Fant v. Fisher, 414 F. Supp. 807 (W.D. Okla. 1976)
April 12, 1976
Curtis FISHER, Superintendent, Enid Community Treatment Center, and Lee Semones, Employment Counselor, Defendants.
United States District Court, W. D. Oklahoma.
*808 John Henry Fant, pro se.
Larry Derryberry, Atty. Gen. of Oklahoma by Amalija J. Hodgins, Asst. Atty. Gen., Oklahoma City, Okl., for both defendants.
DAUGHERTY, Chief Judge.
This cause comes before the court on defendant's Motion for Summary Judgment and/or Motion to Dismiss. The plaintiff is a prisoner incarcerated by the State of Oklahoma at the Enid Community Treatment Center, Enid, Oklahoma. He seeks relief under 42 U.S.C. § 1983 and 28 U.S.C. § 1343 for deprivation, under color of state law, of rights allegedly secured by the federal Constitution.
Both parties agree that the Complaint does not present any issue concerning the denial of adequate medical or dental care in violation of the 8th and 14th Amendments to the United States Constitution. Stated in plaintiff's own words "the question is raised as to whether a trusty inmate was to be required to pay for his own medical care, while other trusty inmates at the same penal institution were provided free medical care." (Plaintiff's Response p. 2.) The plaintiff admits, however, that other trusty inmates have had to pay for their medical care at the Center.
It would further appear that there is no dispute between the parties to the following facts: Defendant Curtis Fisher is the Superintendent at the Enid Community Treatment Center. Defendant Lee Semones is the Employment Counselor at the Enid Community Treatment Center. The plaintiff was transferred to the Center on March 10, 1975 in trusty status. During the times pertinent to his Complaint plaintiff was assigned a job as cook at the Center and paid the sum of $30.00 a month. In September, 1975, the plaintiff was permitted by the defendants to enroll at the O. T. Autry Vocational Technical Center in Enid at his own expense. As a student he received Veterans Administration Educational Benefits in the amount of $270.00 per month. Since as an inmate he was receiving free room and board, the only expense of the plaintiff, except for voluntary expenditures for personal items, was $75.00 tuition paid every nine weeks. The plaintiff is the only trusty presently incarcerated in the Center who is permitted to attend school. In September, 1975, the plaintiff was provided dental care by a local dentist who charged $112.00 for his services. This bill was originally paid by the Center which was later reimbursed by the plaintiff. In October and November, 1975, the Center incurred additional expense for dental care for the plaintiff in the amount of $116.00. The plaintiff paid $71.00 of this amount and the Center $45.00.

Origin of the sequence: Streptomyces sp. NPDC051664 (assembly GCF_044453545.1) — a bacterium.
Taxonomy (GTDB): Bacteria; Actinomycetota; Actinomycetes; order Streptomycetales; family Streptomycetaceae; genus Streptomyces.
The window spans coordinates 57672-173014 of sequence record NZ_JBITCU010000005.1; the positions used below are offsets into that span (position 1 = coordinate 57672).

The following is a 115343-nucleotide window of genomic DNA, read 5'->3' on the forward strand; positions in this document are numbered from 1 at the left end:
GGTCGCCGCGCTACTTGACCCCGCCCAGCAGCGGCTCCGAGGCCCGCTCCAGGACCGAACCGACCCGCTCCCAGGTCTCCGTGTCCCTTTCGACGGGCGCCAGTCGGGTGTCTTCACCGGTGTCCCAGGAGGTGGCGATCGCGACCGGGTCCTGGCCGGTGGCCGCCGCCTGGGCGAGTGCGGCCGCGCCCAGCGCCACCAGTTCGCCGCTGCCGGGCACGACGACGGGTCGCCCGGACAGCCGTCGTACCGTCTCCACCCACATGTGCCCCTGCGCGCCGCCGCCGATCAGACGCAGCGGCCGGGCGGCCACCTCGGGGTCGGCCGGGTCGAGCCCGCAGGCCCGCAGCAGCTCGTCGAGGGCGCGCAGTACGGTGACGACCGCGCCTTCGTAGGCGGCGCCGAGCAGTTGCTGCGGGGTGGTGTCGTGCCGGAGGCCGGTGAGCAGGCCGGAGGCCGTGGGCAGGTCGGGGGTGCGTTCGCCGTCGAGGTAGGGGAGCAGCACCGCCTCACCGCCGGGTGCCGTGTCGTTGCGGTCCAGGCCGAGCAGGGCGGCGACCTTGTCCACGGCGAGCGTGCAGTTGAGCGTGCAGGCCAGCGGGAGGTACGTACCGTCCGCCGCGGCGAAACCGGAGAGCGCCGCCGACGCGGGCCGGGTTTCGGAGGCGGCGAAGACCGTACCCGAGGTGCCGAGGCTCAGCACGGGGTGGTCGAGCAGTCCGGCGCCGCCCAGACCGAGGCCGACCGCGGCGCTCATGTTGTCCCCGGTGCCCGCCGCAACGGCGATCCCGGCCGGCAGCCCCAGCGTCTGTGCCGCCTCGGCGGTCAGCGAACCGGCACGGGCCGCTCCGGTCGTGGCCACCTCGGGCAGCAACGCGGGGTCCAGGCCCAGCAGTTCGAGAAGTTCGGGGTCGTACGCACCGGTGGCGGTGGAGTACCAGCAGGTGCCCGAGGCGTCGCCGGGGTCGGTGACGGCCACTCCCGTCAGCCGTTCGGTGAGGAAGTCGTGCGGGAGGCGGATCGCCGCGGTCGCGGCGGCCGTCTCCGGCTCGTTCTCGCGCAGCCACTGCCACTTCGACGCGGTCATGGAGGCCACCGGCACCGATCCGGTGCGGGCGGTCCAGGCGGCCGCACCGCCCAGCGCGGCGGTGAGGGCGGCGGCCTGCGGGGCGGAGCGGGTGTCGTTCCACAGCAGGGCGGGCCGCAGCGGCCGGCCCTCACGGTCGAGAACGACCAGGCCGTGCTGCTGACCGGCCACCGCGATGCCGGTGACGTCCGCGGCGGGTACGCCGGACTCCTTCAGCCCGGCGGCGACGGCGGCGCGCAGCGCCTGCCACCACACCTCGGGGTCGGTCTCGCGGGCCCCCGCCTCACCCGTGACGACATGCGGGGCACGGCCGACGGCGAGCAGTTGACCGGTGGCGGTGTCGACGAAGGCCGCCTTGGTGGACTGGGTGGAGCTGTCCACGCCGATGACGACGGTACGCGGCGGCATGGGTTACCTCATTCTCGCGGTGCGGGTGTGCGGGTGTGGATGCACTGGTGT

On these facts, the plaintiff is not entitled to recover. The court cannot accept plaintiff's claim that he is absolutely entitled to free medical services. So long as free medical services may not be demanded of the State as a right by its free citizens, it is unreasonable to suggest that such free services may be demanded by a convicted felon. Persons convicted of felonies do not acquire by virtue of their convictions a constitutional right to services and benefits that are not available as of right to persons never convicted of criminal offenses. James v. Wallace, 382 F. Supp. 1177 (M.D.Ala.1974). Failure by the State to provide urgently needed medical attention to a prisoner may amount to cruel and *809 unusual punishment. Dewell v. Lawson, 489 F.2d 877 (CA10 1974). In Coppinger v. Townsend, 398 F.2d 392, 394 (CA10 1968) the court defined the State's obligation:
"The prisoner's right is to medical care not to the type or scope of medical care which he personally desires."
It does not include a duty that the medical care be furnished without cost to a non-indigent prisoner whose ability to pay is not questioned.
The provision of medical care is subject to "the general rule that the basic responsibility for the control and management of penal institutions, including the discipline, treatment and care of those confined, lies with the responsible administrative agency and is not subject to judicial review unless exercised in such a manner as to constitute clear abuse or caprice upon the part of prison officials." Paniagua v. Moseley, 451 F.2d 228, 230 (CA10 1971). Except in extreme cases where a prisoner is totally deprived of essential medical care, a court will not inquire into the internal prison administration of medical services. Argentine v. McGinnis, 311 F. Supp. 134 (S.D.N.Y. 1969).
Under the circumstances it was not arbitrary or capricious to ask the plaintiff to pay a portion of the dental bills incurred by the State for his care. He was the only trusty who was also a student. With his income of $300.00 a month and minimal obligations it was not unreasonable for him to assume part of the cost of his care. There are many instances wherein certain conditions of confinement may vary on the basis of pecuniary status and disparity in dental treatment based on wealth alone is not enough to establish a denial of equal protection in violation of the 14th Amendment to the Constitution. Bartling v. Ciccone, 376 F. Supp. 200 (W.D.Mo.1974). Before the Equal Protection Clause can be the basis for relief under 42 U.S.C. § 1983 the facts must show a significant violation of a constitutional right. Madison v. Sielaff, 393 F. Supp. 788 (N.D.Ill.1975). No such showing is made here.
Accordingly the court concludes that there is no genuine issue as to any material fact and the defendants are entitled to judgment as a matter of law. Pursuant to Rule 56(c) Federal Rules of Civil Procedure the defendants' Motion for Summary Judgment is granted and judgment will be entered in accordance with this opinion.
IT IS SO ORDERED.